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Antitrust Violations

NCJ Number
American Criminal Law Review Volume: 45 Issue: 2 Dated: Spring 2008 Pages: 195-232
Kathryn K. Dyer; Garrett M. Liskey
Date Published
38 pages
This article explains the criminal aspects of antitrust law enforcement under Section 1 of the Federal Sherman Act ("Act"), with attention to elements of the offense, defenses, enforcement, and penalties.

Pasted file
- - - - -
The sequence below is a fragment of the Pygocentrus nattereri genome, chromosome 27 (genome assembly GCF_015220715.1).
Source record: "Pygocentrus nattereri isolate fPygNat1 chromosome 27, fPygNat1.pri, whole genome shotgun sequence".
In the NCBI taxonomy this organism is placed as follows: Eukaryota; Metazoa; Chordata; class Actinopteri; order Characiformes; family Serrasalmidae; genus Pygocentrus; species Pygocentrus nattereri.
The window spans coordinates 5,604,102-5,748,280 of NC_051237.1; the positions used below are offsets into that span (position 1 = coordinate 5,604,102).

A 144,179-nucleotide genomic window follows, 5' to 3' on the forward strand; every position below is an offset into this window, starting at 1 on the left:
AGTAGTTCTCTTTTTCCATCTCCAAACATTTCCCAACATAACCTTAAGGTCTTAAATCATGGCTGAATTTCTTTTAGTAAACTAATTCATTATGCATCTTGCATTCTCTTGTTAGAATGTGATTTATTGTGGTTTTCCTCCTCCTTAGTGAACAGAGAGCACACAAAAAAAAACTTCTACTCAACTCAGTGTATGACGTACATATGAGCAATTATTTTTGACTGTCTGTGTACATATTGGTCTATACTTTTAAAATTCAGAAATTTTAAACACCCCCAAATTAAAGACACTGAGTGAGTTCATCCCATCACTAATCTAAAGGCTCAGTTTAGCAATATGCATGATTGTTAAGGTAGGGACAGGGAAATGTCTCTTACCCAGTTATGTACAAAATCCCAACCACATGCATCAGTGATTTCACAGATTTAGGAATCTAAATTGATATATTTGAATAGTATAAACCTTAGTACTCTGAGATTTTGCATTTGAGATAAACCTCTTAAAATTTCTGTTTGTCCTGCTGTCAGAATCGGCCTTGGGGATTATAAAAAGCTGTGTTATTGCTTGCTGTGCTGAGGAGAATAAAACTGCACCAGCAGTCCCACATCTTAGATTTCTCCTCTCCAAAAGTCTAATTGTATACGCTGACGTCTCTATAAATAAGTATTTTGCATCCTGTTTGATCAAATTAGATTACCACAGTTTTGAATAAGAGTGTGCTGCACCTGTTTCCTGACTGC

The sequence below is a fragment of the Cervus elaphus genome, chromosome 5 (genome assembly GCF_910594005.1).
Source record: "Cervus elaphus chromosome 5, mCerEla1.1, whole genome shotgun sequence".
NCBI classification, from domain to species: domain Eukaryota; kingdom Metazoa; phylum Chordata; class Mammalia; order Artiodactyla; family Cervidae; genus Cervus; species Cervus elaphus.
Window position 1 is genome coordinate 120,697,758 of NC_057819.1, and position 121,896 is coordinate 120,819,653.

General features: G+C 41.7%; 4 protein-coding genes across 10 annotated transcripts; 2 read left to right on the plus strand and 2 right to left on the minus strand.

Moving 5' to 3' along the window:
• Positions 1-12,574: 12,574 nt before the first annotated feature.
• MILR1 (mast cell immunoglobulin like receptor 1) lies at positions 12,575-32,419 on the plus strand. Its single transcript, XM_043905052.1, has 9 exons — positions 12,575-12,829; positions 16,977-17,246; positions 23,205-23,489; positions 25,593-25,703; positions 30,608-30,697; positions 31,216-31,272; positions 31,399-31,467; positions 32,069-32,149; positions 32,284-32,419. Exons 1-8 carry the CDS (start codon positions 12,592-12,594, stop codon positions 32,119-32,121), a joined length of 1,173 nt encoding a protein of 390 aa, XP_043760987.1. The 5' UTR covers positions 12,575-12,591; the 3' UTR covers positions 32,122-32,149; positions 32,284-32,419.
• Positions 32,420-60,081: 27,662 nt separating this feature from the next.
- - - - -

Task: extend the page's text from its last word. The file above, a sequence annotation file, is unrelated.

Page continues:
Section 1 of the Act aims to promote and protect free-market competition by declaring "every contract, combination . . . or conspiracy" in restraint of interstate or foreign commerce to be illegal. A civil plaintiff must establish three elements to prove a violation of Section 1: an agreement to concerted action, such as a combination or conspiracy formed by two or more entities; that the agreement unreasonably restrained trade or commerce; and that the restrained trade of commerce is interstate or international in nature. In a criminal antitrust prosecution, the government must also prove that the defendant intended to restrain commerce. In addition to discussing the elements for an antitrust criminal violation, this article explains 10 defenses that may be used to counter charges of a criminal antitrust violation. These are withdrawal from the alleged conspiracy; the statute of limitations; double jeopardy; single entity; respondeat superior (common law doctrine that an employer is only generally liable for the actions of an employee acting within the scope of his/her employment or acting with apparent authority); meeting competition; state action immunity; petitioning the government; regulated industry; and foreign commerce (effects, comity, and foreign sovereign compulsion). The article's discussion of the enforcement of the Act analyzes Federal prosecution of antitrust violations, outlining important initiatives; reviews aspects of State enforcement of antitrust violations; and addresses recent trends in international antitrust enforcement by the U.S. Department of Justice. The article concludes with a discussion of the factors considered by courts in setting penalties for corporations and individual defendants convicted of criminal antitrust violations, including the trend of increasing fines for antitrust violations. 243 notes